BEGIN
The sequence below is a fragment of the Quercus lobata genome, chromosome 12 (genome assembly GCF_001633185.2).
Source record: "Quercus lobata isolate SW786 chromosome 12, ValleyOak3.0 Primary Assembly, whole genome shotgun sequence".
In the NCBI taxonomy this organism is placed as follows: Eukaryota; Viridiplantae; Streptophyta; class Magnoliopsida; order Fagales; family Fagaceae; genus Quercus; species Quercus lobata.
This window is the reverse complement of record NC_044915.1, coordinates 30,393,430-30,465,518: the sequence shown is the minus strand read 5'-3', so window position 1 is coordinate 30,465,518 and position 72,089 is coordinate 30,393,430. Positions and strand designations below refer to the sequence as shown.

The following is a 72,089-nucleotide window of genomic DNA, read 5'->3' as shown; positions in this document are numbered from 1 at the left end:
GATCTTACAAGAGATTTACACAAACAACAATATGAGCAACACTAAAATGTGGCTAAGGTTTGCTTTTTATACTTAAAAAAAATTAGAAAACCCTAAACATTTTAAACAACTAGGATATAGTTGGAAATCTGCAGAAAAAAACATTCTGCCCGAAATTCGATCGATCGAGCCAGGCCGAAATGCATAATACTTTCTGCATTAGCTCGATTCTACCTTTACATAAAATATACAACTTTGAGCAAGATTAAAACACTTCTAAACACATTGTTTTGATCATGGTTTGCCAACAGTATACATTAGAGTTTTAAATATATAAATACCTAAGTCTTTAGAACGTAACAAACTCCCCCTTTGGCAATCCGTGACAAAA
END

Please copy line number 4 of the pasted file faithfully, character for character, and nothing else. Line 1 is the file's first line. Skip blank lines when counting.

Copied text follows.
This window is the reverse complement of record NC_044915.1, coordinates 30,393,430-30,465,518: the sequence shown is the minus strand read 5'-3', so window position 1 is coordinate 30,465,518 and position 72,089 is coordinate 30,393,430. Positions and strand designations below refer to the sequence as shown.